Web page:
Municipal systems do not “crowd out” private providers any more than the New York City Subway “crowds out” private taxi cabs and car services. To the contrary, studies and anecdotal evidence repeatedly show that where municipal systems take on the expensive task of building network infrastructure, the number of private providers increases.
Imagine if Borders and Barnes & Noble, claiming it was killing their book sales, asked lawmakers to ban cities from building libraries. The legislators would laugh them out of the State House. Yet the same thing is happening right now with respect to Wi-Fi and other municipal broadband plans, and it is being taken all too seriously. In fact, although it is almost universally acknowledged that broadband access is essential to economic growth and education, phone and cable companies are lobbying furiously to prohibit municipalities from providing free or discounted broadband to their residents.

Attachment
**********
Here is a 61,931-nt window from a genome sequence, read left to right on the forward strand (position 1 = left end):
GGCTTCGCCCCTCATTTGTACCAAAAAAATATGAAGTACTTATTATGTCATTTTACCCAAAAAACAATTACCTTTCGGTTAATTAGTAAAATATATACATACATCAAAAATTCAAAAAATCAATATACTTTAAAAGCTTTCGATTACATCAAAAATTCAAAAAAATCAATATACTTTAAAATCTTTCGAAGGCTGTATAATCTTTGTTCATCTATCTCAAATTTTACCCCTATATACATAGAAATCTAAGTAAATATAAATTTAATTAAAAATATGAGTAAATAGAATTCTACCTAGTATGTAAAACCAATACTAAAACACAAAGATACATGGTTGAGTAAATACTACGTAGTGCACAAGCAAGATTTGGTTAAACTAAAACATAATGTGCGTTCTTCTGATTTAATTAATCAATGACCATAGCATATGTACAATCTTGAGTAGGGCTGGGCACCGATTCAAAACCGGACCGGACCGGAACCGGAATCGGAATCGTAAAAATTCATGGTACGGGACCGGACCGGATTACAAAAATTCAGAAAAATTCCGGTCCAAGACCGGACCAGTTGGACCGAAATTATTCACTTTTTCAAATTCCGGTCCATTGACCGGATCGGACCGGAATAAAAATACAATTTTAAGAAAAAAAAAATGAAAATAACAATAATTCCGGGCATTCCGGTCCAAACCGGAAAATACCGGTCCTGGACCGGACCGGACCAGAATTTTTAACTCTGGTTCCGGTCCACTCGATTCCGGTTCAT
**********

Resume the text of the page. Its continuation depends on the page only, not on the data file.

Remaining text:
Vested interests have been put on notice, [Harold] Feld said. "I don't want the incumbents to die," he said. "I just want them to have to work for a living. The act sends a strong message to carriers: it's not about you any more."